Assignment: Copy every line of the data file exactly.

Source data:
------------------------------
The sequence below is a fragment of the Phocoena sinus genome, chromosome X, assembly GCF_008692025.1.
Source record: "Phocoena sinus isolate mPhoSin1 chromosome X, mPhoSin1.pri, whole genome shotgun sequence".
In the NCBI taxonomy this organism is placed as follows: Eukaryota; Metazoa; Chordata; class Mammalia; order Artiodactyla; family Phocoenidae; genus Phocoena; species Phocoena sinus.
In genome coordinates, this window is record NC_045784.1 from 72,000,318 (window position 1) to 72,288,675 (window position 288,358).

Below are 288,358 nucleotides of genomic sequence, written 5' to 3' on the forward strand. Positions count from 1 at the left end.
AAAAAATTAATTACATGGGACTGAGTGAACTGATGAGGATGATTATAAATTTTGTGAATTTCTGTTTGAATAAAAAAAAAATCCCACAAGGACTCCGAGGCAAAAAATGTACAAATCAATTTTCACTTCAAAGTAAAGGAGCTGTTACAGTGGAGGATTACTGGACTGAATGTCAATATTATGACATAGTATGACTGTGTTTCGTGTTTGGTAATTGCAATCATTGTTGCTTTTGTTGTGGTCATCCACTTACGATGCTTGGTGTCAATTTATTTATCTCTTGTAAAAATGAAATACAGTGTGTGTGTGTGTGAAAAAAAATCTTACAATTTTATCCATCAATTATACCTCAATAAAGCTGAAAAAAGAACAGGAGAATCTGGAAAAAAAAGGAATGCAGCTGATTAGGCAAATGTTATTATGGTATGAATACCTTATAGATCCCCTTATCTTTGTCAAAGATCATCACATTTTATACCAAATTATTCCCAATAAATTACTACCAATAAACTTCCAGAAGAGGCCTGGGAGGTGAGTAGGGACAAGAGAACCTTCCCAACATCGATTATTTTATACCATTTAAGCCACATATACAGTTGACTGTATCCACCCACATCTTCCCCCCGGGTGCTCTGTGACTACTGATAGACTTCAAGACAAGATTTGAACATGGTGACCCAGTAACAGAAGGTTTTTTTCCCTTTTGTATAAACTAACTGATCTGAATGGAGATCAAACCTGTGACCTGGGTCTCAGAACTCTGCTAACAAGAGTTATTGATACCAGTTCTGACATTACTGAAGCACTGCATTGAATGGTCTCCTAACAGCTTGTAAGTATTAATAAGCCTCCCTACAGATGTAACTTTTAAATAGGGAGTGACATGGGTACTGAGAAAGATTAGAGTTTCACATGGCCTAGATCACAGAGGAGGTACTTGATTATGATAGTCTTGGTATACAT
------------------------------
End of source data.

The sequence below is a fragment of the Phocoena sinus genome, chromosome X, assembly GCF_008692025.1.
Source record: "Phocoena sinus isolate mPhoSin1 chromosome X, mPhoSin1.pri, whole genome shotgun sequence".
In the NCBI taxonomy this organism is placed as follows: Eukaryota; Metazoa; Chordata; class Mammalia; order Artiodactyla; family Phocoenidae; genus Phocoena; species Phocoena sinus.
In genome coordinates, this window is record NC_045784.1 from 72,000,318 (window position 1) to 72,288,675 (window position 288,358).

Below are 288,358 nucleotides of genomic sequence, written 5' to 3' on the forward strand. Positions count from 1 at the left end.
AAAAAATTAATTACATGGGACTGAGTGAACTGATGAGGATGATTATAAATTTTGTGAATTTCTGTTTGAATAAAAAAAAAATCCCACAAGGACTCCGAGGCAAAAAATGTACAAATCAATTTTCACTTCAAAGTAAAGGAGCTGTTACAGTGGAGGATTACTGGACTGAATGTCAATATTATGACATAGTATGACTGTGTTTCGTGTTTGGTAATTGCAATCATTGTTGCTTTTGTTGTGGTCATCCACTTACGATGCTTGGTGTCAATTTATTTATCTCTTGTAAAAATGAAATACAGTGTGTGTGTGTGTGAAAAAAAATCTTACAATTTTATCCATCAATTATACCTCAATAAAGCTGAAAAAAGAACAGGAGAATCTGGAAAAAAAAGGAATGCAGCTGATTAGGCAAATGTTATTATGGTATGAATACCTTATAGATCCCCTTATCTTTGTCAAAGATCATCACATTTTATACCAAATTATTCCCAATAAATTACTACCAATAAACTTCCAGAAGAGGCCTGGGAGGTGAGTAGGGACAAGAGAACCTTCCCAACATCGATTATTTTATACCATTTAAGCCACATATACAGTTGACTGTATCCACCCACATCTTCCCCCCGGGTGCTCTGTGACTACTGATAGACTTCAAGACAAGATTTGAACATGGTGACCCAGTAACAGAAGGTTTTTTTCCCTTTTGTATAAACTAACTGATCTGAATGGAGATCAAACCTGTGACCTGGGTCTCAGAACTCTGCTAACAAGAGTTATTGATACCAGTTCTGACATTACTGAAGCACTGCATTGAATGGTCTCCTAACAGCTTGTAAGTATTAATAAGCCTCCCTACAGATGTAACTTTTAAATAGGGAGTGACATGGGTACTGAGAAAGATTAGAGTTTCACATGGCCTAGATCACAGAGGAGGTACTTGATTATGATAGTCTTGGTATACAT